Janyk finishes 16th; says it was his last Olympic race


Whistler's Mike Janyk finished 16th in the men's slalom on Saturday from Sochi, then announced it was his final Olympics. - PHOTO BY PENTAPHOTO / ALPINE CANADA
  • Photo by Pentaphoto / Alpine Canada
  • Whistler's Mike Janyk finished 16th in the men's slalom on Saturday from Sochi, then announced it was his final Olympics.

Mike Janyk can leave the Olympics with his chin up, knowing that he won’t be back.

After the three-time Olympian posted a 16th-place finish in Saturday’s men’s slalom, he announced he would not be back for the 2018 Games in Pyeongchang.

“This will be my last Games,” Janyk said in a quote released via the Alpine Canada Twitter account. “I knew that going in and that emotion was special, and also a challenge to deal with.

“Everything, but the result, was everything I thought a Games could be. It was amazing.”

The 31-year-old actually posted his second-best finish of the season on Saturday, as well as his second-best result at an Olympics — his best being 13th on his home mountain during the 2010 Winter Games. His best World Cup result of the year came at Kitzbühel, where he was 14th.

Janyk sat 22nd after the opening run at the Rosa Khutor Alpine Center on Saturday and ended up posting the 12th-fastest second run. He was clearly frustrated with his finish time after the second session, but just finishing was an accomplishment on this day.

Twelve of the top-30 starters were unable to complete the second run, many confused by the unconventional set plotted by Croatian coach Ante Kostelic. So many elite slalom skiers who were within reach of the podium after one run faltered on Saturday night — Sweden’s Andre Myhrer, Germany’s Felix Neureuther, French skiers Alexis Pinturault and Jean-Baptiste Grange among them.

As Janyk said in my earlier post about him, he seems to do well on Kostelic-set courses — in fact, the result at Kitzbühel came on one of Kostelic’s tracks as well.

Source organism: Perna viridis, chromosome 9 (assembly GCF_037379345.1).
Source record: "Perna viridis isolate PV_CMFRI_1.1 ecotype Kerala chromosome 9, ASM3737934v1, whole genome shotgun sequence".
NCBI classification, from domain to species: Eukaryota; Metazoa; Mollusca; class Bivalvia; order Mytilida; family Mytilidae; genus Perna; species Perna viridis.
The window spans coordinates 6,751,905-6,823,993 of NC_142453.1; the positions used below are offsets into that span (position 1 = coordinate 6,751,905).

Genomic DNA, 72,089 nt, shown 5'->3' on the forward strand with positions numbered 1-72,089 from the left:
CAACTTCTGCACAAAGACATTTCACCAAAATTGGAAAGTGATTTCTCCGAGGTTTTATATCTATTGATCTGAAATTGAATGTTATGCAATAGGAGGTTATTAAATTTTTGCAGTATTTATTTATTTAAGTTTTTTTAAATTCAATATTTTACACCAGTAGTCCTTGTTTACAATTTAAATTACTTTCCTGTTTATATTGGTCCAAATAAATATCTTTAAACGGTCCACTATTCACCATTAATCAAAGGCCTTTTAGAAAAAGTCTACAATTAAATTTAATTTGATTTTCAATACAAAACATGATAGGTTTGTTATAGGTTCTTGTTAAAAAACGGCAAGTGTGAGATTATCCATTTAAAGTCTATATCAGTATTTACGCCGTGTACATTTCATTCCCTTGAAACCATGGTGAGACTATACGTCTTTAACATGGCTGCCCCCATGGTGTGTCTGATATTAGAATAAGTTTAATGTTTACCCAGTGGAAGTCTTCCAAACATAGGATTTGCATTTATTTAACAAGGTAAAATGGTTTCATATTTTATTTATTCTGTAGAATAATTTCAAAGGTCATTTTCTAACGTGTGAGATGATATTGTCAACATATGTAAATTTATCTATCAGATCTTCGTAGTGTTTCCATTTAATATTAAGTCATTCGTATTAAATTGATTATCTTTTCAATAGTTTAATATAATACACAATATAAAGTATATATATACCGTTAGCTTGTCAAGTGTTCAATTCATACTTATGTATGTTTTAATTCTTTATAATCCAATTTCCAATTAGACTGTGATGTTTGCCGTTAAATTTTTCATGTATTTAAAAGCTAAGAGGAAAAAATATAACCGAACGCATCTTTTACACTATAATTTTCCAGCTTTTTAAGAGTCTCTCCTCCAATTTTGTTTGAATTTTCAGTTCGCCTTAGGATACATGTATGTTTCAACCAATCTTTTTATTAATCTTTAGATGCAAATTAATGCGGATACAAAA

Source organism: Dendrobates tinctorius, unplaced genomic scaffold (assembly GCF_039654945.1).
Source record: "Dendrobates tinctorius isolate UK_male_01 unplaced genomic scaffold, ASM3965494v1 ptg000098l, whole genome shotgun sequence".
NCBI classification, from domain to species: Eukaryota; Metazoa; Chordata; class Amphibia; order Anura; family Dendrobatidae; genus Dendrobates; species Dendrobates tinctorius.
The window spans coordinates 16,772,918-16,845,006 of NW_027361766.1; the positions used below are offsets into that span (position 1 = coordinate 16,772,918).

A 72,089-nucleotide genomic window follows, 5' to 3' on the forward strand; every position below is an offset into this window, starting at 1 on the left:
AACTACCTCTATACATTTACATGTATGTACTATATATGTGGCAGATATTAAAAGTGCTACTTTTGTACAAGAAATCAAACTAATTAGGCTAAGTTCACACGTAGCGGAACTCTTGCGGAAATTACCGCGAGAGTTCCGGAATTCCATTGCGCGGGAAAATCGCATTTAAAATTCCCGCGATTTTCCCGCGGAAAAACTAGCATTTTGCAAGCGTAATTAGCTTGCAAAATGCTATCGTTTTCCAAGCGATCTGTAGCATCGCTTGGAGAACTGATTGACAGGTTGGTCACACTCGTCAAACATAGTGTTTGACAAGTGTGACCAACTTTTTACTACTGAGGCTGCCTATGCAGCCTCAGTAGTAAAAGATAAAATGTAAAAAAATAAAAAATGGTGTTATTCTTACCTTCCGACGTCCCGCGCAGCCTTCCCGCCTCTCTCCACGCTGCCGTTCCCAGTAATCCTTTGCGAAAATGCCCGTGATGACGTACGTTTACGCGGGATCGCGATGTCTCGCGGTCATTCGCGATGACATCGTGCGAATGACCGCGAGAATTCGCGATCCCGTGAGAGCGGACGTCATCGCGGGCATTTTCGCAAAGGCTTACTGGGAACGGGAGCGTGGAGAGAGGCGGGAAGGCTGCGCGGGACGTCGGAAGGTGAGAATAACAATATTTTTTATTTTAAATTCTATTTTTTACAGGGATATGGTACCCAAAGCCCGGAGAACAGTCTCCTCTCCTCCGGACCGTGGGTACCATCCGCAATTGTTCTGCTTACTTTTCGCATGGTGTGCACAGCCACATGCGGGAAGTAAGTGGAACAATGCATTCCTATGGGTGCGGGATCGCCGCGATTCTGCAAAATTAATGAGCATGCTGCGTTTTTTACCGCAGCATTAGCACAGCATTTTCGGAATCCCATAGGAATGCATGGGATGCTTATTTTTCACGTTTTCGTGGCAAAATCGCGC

The tricky set ended up putting some of the other Canadians in the field at a disadvantage. Brad Spence and Trevor Philp were tied for 29th after the first run, meaning they were the first two to take on Kostelic’s course on the second session. Neither got a result, as Spence was disqualified and Philp skied out.

Canada’s last entry, Phil Brown, started his second run from outside the top 30, but battled his way up to 20th place, a nice finish to take away from his first Olympics.

First-run leader Mario Matt was able to hang on for gold, while Marcel Hirscher finally got his first Olympic medal, taking silver for a one-two finish for Austria. Norway’s Henrik Kristoffersen claimed bronze, and with U.S. phenom Mikaela Shiffrin winning the women’s event on Friday, that means two slalom medals from these Olympics went around the necks of teenagers.

Now, back to Janyk’s future plans — at the beginning of the season, I asked him if he had put a lot of thought into how much longer he’d stick with it. Nothing was set in stone, but at that time, he seemed interested in going back to the Olympics in 2018.

“I have a vision of going for another Games,” he said in November. “I would have a lot of fun doing it for the next four years after this.”

This winter hasn’t been Janyk’s best on the World Cup circuit, though he has shown more consistency this year compared to 2012-13. Still, it would appear that he’s had a change of heart over the past couple of months.

However much longer he decides to stick with it will be up to him. He’s still the best technical discipline skier the Canadian alpine team has, and it’s been that way for a very long time. You have to go back to 2006, when Thomas Grandi was still around, for the last season when Janyk wasn’t the top-ranked Canadian in slalom.

Philp and Brown represent the next generation of technical skiers for the Canadian men, and Janyk sees plenty of potential in the youngsters. He relished the role of being a mentor to them at these Games, and even though Janyk’s best racing days may be behind him, his veteran presence can only be a good thing for the inexperienced racers’ development.

Olympians like to think in quadrennials, so Janyk announcing he won’t go to Korea in 2018 makes me wonder if he has date in mind to put the racing boots away. I would expect he’ll stick around for at least next year’s world championships in Colorado.

Whatever he decides, it would just be nice to see Janyk go out on his own terms. Not every skier gets that chance, but the 2009 world championship bronze medallist has earned at least that much during his impressive 10-year World Cup career.